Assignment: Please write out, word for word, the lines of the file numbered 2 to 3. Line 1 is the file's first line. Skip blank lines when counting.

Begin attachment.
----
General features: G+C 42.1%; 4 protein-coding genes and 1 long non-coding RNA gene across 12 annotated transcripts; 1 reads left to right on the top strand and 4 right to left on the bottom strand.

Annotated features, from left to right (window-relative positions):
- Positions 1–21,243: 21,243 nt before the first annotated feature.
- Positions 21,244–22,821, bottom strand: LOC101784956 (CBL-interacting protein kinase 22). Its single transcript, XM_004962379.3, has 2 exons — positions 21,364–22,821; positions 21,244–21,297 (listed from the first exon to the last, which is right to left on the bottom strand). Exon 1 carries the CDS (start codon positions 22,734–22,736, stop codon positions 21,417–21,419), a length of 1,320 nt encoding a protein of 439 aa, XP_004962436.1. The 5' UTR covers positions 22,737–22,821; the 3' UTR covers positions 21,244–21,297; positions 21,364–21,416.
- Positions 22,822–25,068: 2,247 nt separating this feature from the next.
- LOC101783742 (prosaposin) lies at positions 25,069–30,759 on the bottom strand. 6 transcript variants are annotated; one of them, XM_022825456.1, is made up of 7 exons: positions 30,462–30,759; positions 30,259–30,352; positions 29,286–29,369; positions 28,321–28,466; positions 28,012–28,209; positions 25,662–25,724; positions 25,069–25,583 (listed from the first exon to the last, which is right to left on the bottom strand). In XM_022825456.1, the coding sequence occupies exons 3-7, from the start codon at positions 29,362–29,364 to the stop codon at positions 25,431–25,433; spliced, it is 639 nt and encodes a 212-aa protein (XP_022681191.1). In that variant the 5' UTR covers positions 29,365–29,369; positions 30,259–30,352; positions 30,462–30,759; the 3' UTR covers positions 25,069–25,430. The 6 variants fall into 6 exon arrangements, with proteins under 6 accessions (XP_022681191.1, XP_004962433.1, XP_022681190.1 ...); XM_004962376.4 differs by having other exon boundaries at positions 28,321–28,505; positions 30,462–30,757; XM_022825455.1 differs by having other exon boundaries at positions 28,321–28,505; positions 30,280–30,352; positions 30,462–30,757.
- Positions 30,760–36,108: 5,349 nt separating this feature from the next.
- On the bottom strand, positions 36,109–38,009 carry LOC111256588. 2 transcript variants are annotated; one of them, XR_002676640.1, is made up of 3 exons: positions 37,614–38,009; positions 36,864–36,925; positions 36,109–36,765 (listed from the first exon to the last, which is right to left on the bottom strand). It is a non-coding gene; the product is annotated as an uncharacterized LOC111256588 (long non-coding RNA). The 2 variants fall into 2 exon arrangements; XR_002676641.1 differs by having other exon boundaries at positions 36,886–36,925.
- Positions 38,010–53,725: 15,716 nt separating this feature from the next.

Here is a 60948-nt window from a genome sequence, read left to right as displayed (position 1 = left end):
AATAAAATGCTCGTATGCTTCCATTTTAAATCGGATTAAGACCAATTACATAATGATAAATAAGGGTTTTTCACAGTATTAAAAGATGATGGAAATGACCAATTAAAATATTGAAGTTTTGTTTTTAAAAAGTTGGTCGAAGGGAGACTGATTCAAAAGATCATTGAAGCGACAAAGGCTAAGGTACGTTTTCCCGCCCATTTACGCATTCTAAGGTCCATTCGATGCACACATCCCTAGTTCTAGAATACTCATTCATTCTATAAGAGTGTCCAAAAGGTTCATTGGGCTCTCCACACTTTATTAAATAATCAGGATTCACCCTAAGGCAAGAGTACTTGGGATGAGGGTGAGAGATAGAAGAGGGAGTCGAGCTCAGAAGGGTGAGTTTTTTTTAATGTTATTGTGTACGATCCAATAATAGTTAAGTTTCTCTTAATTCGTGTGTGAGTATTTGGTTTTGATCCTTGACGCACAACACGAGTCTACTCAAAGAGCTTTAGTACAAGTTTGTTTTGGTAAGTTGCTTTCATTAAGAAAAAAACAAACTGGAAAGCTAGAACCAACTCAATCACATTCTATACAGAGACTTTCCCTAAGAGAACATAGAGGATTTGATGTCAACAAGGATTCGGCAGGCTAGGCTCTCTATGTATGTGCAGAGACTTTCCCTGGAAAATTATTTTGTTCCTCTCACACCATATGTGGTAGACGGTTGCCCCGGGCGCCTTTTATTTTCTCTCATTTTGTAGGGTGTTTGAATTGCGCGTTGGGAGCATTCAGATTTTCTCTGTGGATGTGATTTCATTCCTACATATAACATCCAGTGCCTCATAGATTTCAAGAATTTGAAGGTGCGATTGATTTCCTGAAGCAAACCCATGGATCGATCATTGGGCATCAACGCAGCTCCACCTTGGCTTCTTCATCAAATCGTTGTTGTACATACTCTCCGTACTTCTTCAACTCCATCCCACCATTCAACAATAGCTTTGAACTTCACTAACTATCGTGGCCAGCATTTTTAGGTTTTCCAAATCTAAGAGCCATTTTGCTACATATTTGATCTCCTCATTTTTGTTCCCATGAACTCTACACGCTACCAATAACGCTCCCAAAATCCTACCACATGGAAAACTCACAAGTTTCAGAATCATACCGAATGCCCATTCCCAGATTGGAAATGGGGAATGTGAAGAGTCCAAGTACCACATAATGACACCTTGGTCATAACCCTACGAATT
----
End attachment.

Annotated features, from left to right (window-relative positions):
- Positions 1–21,243: 21,243 nt before the first annotated feature.